The Waterless Sea: Book Two in the Chanters of
Tremaris Trilogy, by Kate Constable; Arthur
A. Levine Books: New York, 2005; $16.95
Before I even begin writing this review, let me tell you, the glorious reader, about my two beliefs concerning fantasy novels.
First, there is such a thing as sappy fantasy In fact, there are so many sappy fantasy novels that it could be called a genre unto itself Sappy fantasy can usually be recognized only by a true fantasy connoisseur, such as myself; however, there are a few defining marks: 1) the main characters of sappy fantasy novels are always beautiful or handsome; 2) elements (such as orcs, goblins, elves, the "Gift," etc.) are stolen from other true fantasy novels and are entwined into the literature.
My second belief is that you can always tell how good a fantasy novel will be by reading the first paragraph. If the book starts out by describing (a) the sunrise/the sunset, (b) a woman who is not the main character, or (c) clothing, 99 percent of the time, the book will be a sappy fantasy story
The Waterless Sea fits none of these requirements.
Unlike books such as Eragon (and now, Eldest) or the Alanna series, which perch precariously upon the brink of the cliff which leads down into the cavern of sappy fantasy, The Waterless Sea sits far removed in a secluded hamlet in the realm of true fantasy—a realm which is steadily shrinking.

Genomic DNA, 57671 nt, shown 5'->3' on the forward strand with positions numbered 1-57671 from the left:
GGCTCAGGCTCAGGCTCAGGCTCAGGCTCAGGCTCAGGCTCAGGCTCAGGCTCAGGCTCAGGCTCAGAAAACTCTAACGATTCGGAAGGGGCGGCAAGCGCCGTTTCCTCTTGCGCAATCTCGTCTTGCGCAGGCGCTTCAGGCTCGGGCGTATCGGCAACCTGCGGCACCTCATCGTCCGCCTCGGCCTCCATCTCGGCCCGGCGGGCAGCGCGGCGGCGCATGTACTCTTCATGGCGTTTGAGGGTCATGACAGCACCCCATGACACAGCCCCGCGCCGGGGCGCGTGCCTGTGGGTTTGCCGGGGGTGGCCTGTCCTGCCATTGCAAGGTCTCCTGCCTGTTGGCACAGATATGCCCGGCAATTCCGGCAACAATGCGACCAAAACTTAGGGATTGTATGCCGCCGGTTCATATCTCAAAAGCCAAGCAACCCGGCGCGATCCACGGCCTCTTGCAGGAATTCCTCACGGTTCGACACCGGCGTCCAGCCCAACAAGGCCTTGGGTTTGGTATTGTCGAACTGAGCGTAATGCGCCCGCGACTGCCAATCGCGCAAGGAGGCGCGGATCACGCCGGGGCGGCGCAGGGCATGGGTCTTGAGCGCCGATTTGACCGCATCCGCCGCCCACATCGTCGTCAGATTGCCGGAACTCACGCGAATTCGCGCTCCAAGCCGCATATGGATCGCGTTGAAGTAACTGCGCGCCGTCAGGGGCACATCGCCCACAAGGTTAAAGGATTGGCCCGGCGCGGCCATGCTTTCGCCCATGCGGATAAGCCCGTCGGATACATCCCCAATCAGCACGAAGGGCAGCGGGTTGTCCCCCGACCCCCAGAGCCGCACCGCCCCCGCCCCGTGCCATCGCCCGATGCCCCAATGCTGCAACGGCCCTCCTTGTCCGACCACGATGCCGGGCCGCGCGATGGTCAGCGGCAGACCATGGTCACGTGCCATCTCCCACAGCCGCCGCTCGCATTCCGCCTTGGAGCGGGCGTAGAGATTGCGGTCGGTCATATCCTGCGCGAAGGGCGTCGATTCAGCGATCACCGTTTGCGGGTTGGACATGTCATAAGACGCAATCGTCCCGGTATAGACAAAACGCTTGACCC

Kate Constable's characters are bold and daring, yet not without weakness. One of the book's main characters, Darrow, is deathly afraid of the responsibilities of leadership, mainly to try and prove to himself that he is not who his former-friend-now-archenemy, Samis, claims he is—a man hungry for power, a cohort in Samis's quest to conquer the land of Tremaris.
Yet the character who intrigues me the most is not Darrow, for all of his quiet strength. I am most interested instead by Calwyn, a young girl who grew up on a sheltered mountainside, yet who always dreamed of adventure. In this way, both Calwyn and I are alike. My home is an idyllic place—quiet, peaceful, and really very boring. I dream of traveling and going beyond just what I can see by taking the bus or walking out my front door.
Just like Calwyn is, however, I fear that I will be disappointed by what I fmd there, wherever "there" may be. Calwyn dreams of the world as an exhilarating adventure abounding with opportunity and hope. What she finds is a sullen, twisted, reproduction of the world that existed in her imagination—where she is hated and despised for her ability to sing the ancient magic instead of loved and respected, where women are downtrodden and meek instead of considered men's equals, where the rulers are corrupt and greedy while the poor starve in the grimy coastal towns.
I fear that something like the disappointment that Calwyn went through will also happen to me . . . instead of the lush jungles that I imagined I will find burning stumps of trees; instead of soaring towers and turrets of ancient castles, I'll find swarming tourists and graffiti. Perhaps I am too naive in my assumption that everything beautiful will stay as it is . . . but at least to protect the dreams of children we should be making more of an effort to make that which is beautiful also permanent.
I recommend this book to readers aged nine to twelve. Also be sure to read The Waterless Sea's prequel, The Singer of All Songs.